California's Proposed Health Care Reform: The Legal and Economic Implications
Friday, November 2, 2007
2299 Piedmont Avenue
Berkeley, California 94720
Is universal health care coverage in California’s future? This meeting will review the proposed legislation under consideration by the Governor and the legislature of the State of California, and focus on several significant legal and economic issues it presents. Two panels will explore these issues from various perspectives, including those of individuals, insurers, employers and the State. Drawing on published and original research as well as the review of the policies and lessons learned from other jurisdictions, participants will identify strategies to successfully navigate around the major obstacles that may impede universal health coverage from becoming a reality in California.
Overview of Health Care Security and Cost Reduction Act
To view a video of the conference please use the following links:
Session One - Session Two
(Quicktime required. Download it here.)
|9:30 – 10:00||
Registration and Breakfast
|10:00 – 10:10||
Opening Remarks and Overview of the Proposed California PlanRichard Scheffler, Ph.D.
Director, Petris Center and Distinguished Professor of Health Economics & Public Policy, UC BerkeleySchool of Public Health and Goldman School of Public Policy
|10:00 - 10:45||
Opening Remarks and Overview of Governor Schwarzenegger's Proposal
Introduction of Panels
Ken Taymor, J.D.
|10:30 – 12:00||
Session 1: Legal and Regulatory Issues
Moderator: Deene Goodlaw, J.D.
The Individual Mandate: Inevitable, Unsustainable or Both?
Panelist: Robert F. Graboyes, Ph.D,
Individual Mandates in the California, Edwards, Clinton and Massachusetts Health Insurance Plans
Panelist: Peter Harbage,
ERISA Preemption of State Health Insurance Employer Mandate
Panelist: Ann Marie Marciarille, J.D.,
|12:10 – 1:20||
|1:30 – 3:00||
Session 2: Economic Issues
Moderator: Richard Scheffler, Ph.D.
Implications of Proposed Reform for the Insurance Industry
Panelist: Jerry Fleming,
|3:00 – 3:15||
Closing RemarksKen Taymor
Summary of Sessions
Session 1: Legal / Regulatory Issues
This session will place the California plan in the context of other efforts to attain universal health insurance, either at the state level (Massachusetts) or the national level (e.g., proposals by Sens. Clinton and Edwards). It will address specific legal and regulatory issues arising from the Governor's efforts to implement a universal coverage program. Universal coverage programs commonly impose an obligation on individuals to obtain health insurance. One can argue that individual mandates are the only tenable path to universal coverage in America. Yet it is also possible that defining the mandate's basic coverage and enforcing individuals' purchases of that coverage could prove to be intractable problems. Individual mandates may help avoid a potential conflict with the federal Employee Retirement Income Security Act (ERISA). While the principal focus of ERISA was to protect employee pensions, it broadly preempts state actions that impact the terms and conditions of employer provided benefits. As a result, courts have invalidated state health benefit requirements. Because ERISA preemption is fact specific, however, these decisions do not necessarily mean that the Governor's plan is invalid. The panel will evaluate this preemption issue to map out the forbidden areas of state regulation, areas clearly within the power of the state, and the gray area in which the Governor's plan appears to rest.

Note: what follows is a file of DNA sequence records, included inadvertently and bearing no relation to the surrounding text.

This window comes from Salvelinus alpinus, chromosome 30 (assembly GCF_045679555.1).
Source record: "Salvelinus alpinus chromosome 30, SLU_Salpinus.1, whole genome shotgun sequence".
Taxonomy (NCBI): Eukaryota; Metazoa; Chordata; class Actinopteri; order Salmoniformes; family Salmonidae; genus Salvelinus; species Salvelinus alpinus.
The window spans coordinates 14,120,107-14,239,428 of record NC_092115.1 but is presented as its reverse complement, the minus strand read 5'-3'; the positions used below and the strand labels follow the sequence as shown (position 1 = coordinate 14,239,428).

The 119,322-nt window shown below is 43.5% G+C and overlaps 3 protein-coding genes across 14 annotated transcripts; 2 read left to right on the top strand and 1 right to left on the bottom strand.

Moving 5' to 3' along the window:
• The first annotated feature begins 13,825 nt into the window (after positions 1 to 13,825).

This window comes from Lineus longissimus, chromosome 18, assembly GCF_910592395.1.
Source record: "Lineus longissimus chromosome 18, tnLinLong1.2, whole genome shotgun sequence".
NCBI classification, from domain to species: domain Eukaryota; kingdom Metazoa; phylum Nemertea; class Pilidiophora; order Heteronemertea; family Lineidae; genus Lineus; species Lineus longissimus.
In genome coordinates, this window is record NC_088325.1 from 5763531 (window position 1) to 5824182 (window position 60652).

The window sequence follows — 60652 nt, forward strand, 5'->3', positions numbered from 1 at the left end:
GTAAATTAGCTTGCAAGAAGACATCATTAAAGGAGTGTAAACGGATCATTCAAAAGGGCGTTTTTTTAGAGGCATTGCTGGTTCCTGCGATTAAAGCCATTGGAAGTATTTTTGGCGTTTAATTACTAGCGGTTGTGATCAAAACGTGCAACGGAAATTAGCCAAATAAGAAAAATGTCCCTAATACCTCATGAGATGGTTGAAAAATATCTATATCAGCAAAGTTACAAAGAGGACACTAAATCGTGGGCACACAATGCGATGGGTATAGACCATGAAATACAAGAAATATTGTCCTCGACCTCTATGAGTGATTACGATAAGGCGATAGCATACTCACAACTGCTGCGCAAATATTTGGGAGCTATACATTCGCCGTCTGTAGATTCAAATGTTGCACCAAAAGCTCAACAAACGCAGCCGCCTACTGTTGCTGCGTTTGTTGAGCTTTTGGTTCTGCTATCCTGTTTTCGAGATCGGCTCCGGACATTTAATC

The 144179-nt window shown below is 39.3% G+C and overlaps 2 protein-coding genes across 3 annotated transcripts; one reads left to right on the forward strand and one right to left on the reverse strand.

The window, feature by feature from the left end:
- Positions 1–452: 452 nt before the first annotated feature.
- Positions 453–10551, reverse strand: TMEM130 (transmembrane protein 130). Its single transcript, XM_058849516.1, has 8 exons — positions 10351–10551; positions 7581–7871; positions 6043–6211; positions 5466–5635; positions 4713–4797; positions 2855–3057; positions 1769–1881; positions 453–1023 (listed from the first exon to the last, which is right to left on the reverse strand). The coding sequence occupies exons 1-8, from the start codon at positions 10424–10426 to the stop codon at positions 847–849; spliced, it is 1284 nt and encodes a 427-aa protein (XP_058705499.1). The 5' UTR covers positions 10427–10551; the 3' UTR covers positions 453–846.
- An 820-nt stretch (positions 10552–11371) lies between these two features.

Session 2: Economic Issues
This session will discuss the economic and financial issues involved in achieving universal coverage, from the perspectives of the insurance firms, individuals, and the state. Under the governor's plan, the individual mandate requires individuals to obtain insurance coverage, and insurers must issue health insurance coverage to all applicants (also known as guaranteed issue). An individual's insurance premium would be based on modified community rating, which allows for premiums to vary based on the individual's age and geographic area, but not the individual's health status. Hence, insurers will have an incentive to try to avoid covering individuals with expensive preexisting conditions, either by excluding particular specialists from their network, increasing the administrative burden on individuals requiring expensive care, reducing marketing efforts to those individuals, or even exiting the market. The panel will evaluate policy options designed to enable these individuals to obtain affordable coverage, such as: (a) use a state-funded reinsurance subsidy to pay insurance firms for a portion of the costs of their most expensive insurees; or (b) mandate insurance firms to participate in a more general risk adjustment insurance scheme. Additionally, policies and lessons learned from other states will be discussed.